Injury, pain, and prescription opioid use among former National Football Leauge (NFL) Players
Cottler LB, Abdallah AB, Cummings SM, Barr J. Drug Alcohol Depend. 2011 doi:10.1016/j.drugalcdep.2010.12.003
Click Here to See Article in Press (the article is not indexed in PubMed yet)
The authors report the results of a telephone survey of 644 retired NFL players. The purpose was to determine how common it is for this population to misuse prescription opioids (pain relievers; during their career and the previous 30 days before the survey) and what the risk factors may be. The study included 54.4% of the athletes they contacted (7% refused to participate, 38.6% were unreachable). Here’s some quick numbers (the article has a fantastic flow diagram of this):
29.4% thought their teammates misused prescription opioids
52% reported using opioids during their career
37% of these athletes received their meds from a physician
12% of these athletes received their meds from a non-medical source*
51% of these athletes received their meds from medical and non-medical sources
*nonmedical source was defined as teammates, coaches, athletic trainers, or family members.
71% of these athletes misused opioids in their career
17% of those misusing in their career now use them as prescribed
68% of those misusing in their career now don’t use prescription opioids
15% still misuse opioids
29% of these athletes used opioids as prescribed in their career
8% of these athletes now use them as prescribed
87% of these athletes now don’t use prescription opioids
5% of these athletes now misuse opioids
2% of athletes who never took opioids in their career currently misuse them.
This means that players who misused during their career were close to 3 times more likely to still be misusing compared those who took opioids as prescribed and over 7 times more likely than those who never took opioids. The current misusers were also more likely to report 3 or more NFL injuries, undiagnosed concussions, self-perceived mental and physical impairments, drinking more alcohol, as well as the need for a walking assistive device.
Research on retired NFL players has been getting a lot of attention lately and this study will likely garner even more media attention. Can we know for sure that this data applies to other sports or other levels of sports (e.g., high school or college)? No, these findings may be unique to this group of retired athletes but regardless it can’t hurt us to become more aware of the long-term health of our patients. It can’t hurt to spend a little more time educating our athletes about safely using medications, about reporting concerns about medication misuse, and the potential long-term implications of decisions made during their athletic career. We also need to be aware that some patients maybe misusing their medication and decide how to intervene. Especially for the athletic trainers in our audience this needs to ring true. Athletic trainers are a unique healthcare worker with direct and regular (often daily) contact with the patients. Furthermore, athletic training education has a strong emphasis on prevention. Prevention must include reducing the risk of long-term negative health outcomes of our patients and not just preventing acute injuries. For a more detailed discussion about the role of athletic trainers in preventing long-term negative health outcomes see the November 2010 issue of the NATA News. Please leave comments on this post. What are your thoughts and experiences?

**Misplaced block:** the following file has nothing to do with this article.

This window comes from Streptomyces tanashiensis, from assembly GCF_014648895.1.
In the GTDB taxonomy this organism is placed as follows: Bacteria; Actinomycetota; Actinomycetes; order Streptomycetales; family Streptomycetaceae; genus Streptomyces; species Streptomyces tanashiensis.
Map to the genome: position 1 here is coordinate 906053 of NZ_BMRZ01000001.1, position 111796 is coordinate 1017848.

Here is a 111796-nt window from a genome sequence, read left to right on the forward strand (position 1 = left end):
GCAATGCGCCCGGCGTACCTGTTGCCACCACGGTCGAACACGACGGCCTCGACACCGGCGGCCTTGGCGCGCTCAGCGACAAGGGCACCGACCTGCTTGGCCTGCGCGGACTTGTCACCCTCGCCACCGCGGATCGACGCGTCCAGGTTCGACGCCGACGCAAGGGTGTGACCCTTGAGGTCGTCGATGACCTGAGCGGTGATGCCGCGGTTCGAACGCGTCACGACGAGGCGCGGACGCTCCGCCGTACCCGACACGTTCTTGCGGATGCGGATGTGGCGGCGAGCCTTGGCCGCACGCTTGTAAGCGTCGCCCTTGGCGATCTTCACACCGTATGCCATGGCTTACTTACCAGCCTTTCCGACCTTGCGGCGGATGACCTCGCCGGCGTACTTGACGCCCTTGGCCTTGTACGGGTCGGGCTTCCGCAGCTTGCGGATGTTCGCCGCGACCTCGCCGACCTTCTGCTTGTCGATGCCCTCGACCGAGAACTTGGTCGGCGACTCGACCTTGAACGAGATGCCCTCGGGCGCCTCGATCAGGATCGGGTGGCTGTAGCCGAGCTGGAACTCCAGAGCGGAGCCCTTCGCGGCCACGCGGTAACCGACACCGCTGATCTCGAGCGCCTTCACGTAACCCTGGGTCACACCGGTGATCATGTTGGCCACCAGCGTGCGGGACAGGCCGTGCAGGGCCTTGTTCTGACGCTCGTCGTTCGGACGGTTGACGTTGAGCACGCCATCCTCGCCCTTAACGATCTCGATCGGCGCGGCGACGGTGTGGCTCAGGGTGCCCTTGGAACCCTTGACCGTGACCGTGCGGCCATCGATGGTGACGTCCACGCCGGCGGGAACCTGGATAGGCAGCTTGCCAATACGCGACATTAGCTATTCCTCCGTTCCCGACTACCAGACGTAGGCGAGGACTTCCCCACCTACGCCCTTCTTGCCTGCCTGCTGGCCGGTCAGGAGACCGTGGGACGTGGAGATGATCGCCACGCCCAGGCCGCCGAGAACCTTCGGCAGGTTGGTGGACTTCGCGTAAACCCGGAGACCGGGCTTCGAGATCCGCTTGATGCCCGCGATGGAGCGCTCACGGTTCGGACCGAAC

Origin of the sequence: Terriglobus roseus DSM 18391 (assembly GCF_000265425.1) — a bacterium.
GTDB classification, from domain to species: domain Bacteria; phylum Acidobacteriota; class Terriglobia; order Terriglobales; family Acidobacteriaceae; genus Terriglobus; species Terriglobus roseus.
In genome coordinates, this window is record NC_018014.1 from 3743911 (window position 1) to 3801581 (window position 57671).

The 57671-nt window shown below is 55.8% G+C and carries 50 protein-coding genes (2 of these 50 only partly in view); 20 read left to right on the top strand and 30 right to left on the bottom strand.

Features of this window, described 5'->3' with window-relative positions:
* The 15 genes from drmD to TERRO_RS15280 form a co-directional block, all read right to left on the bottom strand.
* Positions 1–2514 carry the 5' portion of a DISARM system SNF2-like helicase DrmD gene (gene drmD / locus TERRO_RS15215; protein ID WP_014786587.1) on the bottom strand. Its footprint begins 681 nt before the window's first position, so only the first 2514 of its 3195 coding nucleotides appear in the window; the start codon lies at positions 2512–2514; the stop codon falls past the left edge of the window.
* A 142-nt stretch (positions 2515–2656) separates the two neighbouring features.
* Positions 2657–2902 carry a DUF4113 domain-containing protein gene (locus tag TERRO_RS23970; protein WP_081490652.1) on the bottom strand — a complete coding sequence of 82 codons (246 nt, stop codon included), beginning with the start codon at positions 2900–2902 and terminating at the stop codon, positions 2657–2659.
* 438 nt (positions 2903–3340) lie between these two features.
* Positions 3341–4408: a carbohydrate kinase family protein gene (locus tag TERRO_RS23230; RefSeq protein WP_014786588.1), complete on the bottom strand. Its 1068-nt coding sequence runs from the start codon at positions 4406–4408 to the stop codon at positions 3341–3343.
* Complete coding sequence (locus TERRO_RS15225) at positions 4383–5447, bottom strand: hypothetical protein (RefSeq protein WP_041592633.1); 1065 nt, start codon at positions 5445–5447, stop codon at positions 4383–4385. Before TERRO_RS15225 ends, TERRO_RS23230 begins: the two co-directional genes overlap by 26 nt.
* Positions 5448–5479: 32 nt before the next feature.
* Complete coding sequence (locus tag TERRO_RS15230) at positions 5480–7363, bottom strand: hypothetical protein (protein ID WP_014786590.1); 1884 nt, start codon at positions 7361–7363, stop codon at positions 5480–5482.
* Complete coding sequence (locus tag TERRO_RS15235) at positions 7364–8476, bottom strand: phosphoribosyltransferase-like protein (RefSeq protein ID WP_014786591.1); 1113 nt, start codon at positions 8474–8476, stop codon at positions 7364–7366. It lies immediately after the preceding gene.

Written by: Jeffrey Driban
Reviewed by: Stephen Thomas
I just wanted to note one statistic that was beyond the scope of my commentary that I thought was important: 81% of the retired players reported having undiagnosed concussions. It's hard to rely on someone's memory of whether they ever had an undiagnosed concussion but the high number of athletes thinking they have is interesting.
This is very interesting because I think this is bigger then the past steroid issue in baseball but commonly gets brushed under the rug. Dr. Joesph Torg at Temple University actually did a talk on the over prescription of narcotic pain medications by physicians. He suggested this level of medication gets prescribed for extended periods of time and for injuries that does not require that type of strength. This places the athlete at risk for addiction and dependence on the medication. Obviously there is a time and a place for narcotic medication however, and based on this article, this is commonly abused. Just something to think about.
This reminds me of an article I read in Time magazine about Rx pain reliever abuse (https://www.time.com/time/magazine/article/0,9171,2015763-1,00.html).
Thanks Christian for the link! It's a very interesting article. Some of the stats they cite from the CDC are amazing. The article you recommended reminded me that a few years ago a group of pain management specialists had a session at the NATA Annual Meeting (in Baltimore I think) to discuss management of chronic pain. They suggested that patient prescribed opioids should be advised to undergo counseling while they are taking the medications to help them deal with the chronic pain (as well as associated psychological concerns like depression) and to recognize that the medication is just a temporary solution. They also recommended that the patient should be told up front how long they will be prescribed the medication so that they can prepare to stop taking the medication. I am not sure how often these practices are often employed but they seem to be good recommendations.